New Lexus GS – first detailsNew model to make European debut at Frankfurt
23 August 2011
Lexus has revealed an all-new GS model, the Japanese luxury brand's answer to the Audi A6, BMW 5 Series and Mercedes E-class.
The new Lexus GS promises improvements in every area, although Lexus says particular attention has been paid to the driving experience. And, while the carmaker says there'll be a hybrid and petrol version in 2012, there won't be a diesel option.
What will the Lexus GS be going up against? Find out, in our luxury car reviews
New Lexus GS: better to drive
The new Lexus GS now features a part aluminium body structure that looks wider and lower while also delivering improved aerodynamics.
Despite appearances, however, the new GS is barely larger overall than the car it replaces. A new suspension design with increased front and rear wheel tracks promises greater precision and agility without compromising ride comfort. This is aided by the use of aluminium throughout the car to reduce weight, while additional spot welds also make it more rigid, helping the suspension perform better.
The exterior design is more aggressive, but still clearly Lexus, and specially tweaked for better aerodynamics – notably reworked areas include the finned LED tail lamps and boot. LED daytime running lights dominate the front, keeping the GS on a par with the latest German rivals.
Want to know more about the car it replaces? Read the Which? Car review of the current Lexus GS
Extra space and energy-saving climate control
Although the GS may not have grown much bigger on the outside, Lexus has still managed to increase passenger space front and rear.
New seats help here while redesigned controls with an improved layout reduce clutter and aim to make it easier to find the button you want on the dashboard. Sequentially illuminating LEDs and a range of high quality materials and finishes create the appropriate interior ambience – as does the centrally mounted clock, 'carved from an ingot'.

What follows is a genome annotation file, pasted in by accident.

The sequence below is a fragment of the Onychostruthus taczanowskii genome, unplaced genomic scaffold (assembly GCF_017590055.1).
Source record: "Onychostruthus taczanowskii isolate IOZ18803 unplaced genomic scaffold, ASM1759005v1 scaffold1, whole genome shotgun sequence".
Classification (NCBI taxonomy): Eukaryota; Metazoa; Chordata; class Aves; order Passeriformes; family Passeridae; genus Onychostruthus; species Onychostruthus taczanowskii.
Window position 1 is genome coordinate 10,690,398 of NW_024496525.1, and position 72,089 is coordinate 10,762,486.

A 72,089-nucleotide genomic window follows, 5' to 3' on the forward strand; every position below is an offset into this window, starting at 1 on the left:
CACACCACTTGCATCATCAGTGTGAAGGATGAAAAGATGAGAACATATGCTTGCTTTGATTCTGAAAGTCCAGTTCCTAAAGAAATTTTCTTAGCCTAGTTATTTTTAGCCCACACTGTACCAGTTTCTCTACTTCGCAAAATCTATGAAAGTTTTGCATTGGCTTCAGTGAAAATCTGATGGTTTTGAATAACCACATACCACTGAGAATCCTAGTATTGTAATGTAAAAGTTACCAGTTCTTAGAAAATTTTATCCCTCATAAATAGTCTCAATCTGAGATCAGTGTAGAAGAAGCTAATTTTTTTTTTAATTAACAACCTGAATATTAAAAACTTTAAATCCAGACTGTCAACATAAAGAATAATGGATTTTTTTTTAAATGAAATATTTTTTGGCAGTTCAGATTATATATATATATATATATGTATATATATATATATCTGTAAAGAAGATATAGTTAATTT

Other intriguing developments include the new S-Flow climate control system, which reduces energy consumption through the use of occupant-detection to determine the necessary air flow; the doors now offer better access, and boot space is increased by 25%.
Lexus' unusual Remote Touch control infotainment interface makes another appearance here – this next-generation version aiming to redress criticisms of the original. Alterations include one-push confirmation, and Remote Touch is used to operate everything from the climate control to the optional satellite navigation, so we do hope the improvements are palpable.
Ten airbags as standard
As you would expect from a new Lexus there is plenty of technology available.
No less than 10 airbags are fitted as standard, alongside Whiplash Injury Lessening front seats and a new infra-red camera system that monitors the driver's eyes to make sure they're paying attention to the road ahead. If an imminent collision is detected and the driver isn't looking forward a warning will sound; if there's still no reaction the car will automatically apply the brakes two seconds before impact, in an attempt to lessen injury.
Where sat nav is fitted the GS will sport a class-leading 12.3-inch high-resolution screen – apparently so big that mapping an associated information can be displayed at the same time without compromise; an 8-inch screen is standard. Night Vision, Head-Up Display, Blind Spot Monitor, Lane Keep Assist with active steering (which will you nudge you back into line), Lane Departure Warning and – of course – a hugely powerful 835-Watt 17-speaker stereo are all also available.
On sale in 2012 as a hybrid, but not a diesel
Following its international debut at the Pebble Beach Concours d'Elegance in California, the new Lexus GS makes its first European appearance at the 2011 Frankfurt Motor Show in September.
It is set to go on sale in the UK in 2012; exact specifications are yet to be confirmed, but it will be offered as a GS 450h Hybrid and a GS 250 petrol – so as yet no plans for a diesel version, something that is surely likely to significantly limit European sales.
Further details are promised later in the year.
Until then, read Which? Car reviews of more Lexus models
Follow Which? Car on Twitter
The Which? Car team is on Twitter, to offer you help and advice as and when you need it.
We're monitoring our Twitter account every day, so if you have an account, please send us you thoughts and questions to @whichcar.
Don't worry if you haven't got a Twitter account - you can still stay in the loop by regularly checking www.twitter.com/whichcar.